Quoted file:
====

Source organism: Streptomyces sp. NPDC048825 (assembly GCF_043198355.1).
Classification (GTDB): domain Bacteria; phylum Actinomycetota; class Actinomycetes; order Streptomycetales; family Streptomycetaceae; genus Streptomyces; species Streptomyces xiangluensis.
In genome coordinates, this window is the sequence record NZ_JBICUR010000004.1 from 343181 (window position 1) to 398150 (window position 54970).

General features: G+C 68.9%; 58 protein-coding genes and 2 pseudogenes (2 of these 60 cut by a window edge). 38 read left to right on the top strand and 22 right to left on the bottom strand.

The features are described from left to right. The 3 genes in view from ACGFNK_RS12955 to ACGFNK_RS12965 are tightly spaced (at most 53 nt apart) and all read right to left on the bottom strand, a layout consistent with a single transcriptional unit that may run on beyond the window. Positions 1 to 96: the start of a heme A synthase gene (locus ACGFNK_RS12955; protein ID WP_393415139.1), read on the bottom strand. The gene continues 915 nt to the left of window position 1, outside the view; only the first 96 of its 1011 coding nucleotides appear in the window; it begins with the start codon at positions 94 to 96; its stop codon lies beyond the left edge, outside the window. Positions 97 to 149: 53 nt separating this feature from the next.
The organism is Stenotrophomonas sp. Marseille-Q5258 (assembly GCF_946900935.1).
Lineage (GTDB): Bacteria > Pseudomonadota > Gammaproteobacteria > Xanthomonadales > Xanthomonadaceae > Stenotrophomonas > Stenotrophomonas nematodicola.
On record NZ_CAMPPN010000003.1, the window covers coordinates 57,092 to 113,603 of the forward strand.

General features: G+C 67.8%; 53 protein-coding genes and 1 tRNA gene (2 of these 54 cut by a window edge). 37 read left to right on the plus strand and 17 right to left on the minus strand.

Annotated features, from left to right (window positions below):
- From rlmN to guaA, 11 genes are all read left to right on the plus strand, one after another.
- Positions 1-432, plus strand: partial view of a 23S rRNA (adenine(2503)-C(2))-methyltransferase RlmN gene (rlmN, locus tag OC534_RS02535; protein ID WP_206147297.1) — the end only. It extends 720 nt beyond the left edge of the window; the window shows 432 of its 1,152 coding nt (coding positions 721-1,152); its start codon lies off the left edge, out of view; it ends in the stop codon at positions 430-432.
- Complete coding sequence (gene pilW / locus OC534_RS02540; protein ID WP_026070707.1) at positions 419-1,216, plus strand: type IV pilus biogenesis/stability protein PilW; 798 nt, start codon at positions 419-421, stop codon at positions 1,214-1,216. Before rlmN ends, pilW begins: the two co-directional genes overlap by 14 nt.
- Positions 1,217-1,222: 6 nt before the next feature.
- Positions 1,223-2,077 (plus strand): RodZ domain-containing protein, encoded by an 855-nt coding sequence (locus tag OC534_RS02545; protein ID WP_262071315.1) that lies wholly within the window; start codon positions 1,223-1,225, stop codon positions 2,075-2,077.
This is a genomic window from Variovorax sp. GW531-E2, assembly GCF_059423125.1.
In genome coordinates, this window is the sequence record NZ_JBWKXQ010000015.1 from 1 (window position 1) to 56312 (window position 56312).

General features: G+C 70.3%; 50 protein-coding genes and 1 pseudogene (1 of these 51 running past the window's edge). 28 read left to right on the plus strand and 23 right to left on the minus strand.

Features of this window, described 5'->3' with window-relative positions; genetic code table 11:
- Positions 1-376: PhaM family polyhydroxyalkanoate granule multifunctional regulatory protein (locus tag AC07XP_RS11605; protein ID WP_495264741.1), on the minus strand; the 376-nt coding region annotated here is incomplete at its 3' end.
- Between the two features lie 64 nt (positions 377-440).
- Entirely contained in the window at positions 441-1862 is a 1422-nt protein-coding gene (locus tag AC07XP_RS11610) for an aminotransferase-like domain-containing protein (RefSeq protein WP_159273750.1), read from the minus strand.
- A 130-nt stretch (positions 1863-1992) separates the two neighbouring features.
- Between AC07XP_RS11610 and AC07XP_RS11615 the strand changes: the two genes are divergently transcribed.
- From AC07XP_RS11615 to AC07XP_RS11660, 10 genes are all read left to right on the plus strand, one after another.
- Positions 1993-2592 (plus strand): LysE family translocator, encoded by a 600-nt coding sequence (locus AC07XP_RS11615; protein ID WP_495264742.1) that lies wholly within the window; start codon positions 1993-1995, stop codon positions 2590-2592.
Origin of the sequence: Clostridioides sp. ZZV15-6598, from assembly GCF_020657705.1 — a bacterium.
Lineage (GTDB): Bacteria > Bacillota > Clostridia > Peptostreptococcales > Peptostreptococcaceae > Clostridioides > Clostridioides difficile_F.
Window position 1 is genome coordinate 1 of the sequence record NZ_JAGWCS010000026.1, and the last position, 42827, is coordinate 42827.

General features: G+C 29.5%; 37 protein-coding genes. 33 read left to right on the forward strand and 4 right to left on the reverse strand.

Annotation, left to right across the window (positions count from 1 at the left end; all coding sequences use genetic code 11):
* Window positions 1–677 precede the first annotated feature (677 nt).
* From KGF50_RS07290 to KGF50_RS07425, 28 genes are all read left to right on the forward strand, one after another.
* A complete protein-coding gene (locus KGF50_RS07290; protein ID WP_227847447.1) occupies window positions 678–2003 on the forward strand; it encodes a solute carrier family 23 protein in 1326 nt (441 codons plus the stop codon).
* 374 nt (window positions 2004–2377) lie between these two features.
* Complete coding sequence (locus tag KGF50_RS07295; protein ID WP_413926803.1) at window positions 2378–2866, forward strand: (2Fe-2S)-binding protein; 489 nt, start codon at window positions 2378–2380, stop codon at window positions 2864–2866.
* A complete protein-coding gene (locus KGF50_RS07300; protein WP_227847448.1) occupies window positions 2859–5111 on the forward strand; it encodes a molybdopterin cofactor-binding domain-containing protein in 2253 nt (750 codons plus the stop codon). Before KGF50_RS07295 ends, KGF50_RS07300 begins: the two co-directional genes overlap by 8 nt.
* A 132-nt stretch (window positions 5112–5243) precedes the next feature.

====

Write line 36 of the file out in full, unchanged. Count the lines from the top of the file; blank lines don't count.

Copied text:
* Complete coding sequence (locus tag KGF50_RS07295; protein ID WP_413926803.1) at window positions 2378–2866, forward strand: (2Fe-2S)-binding protein; 489 nt, start codon at window positions 2378–2380, stop codon at window positions 2864–2866.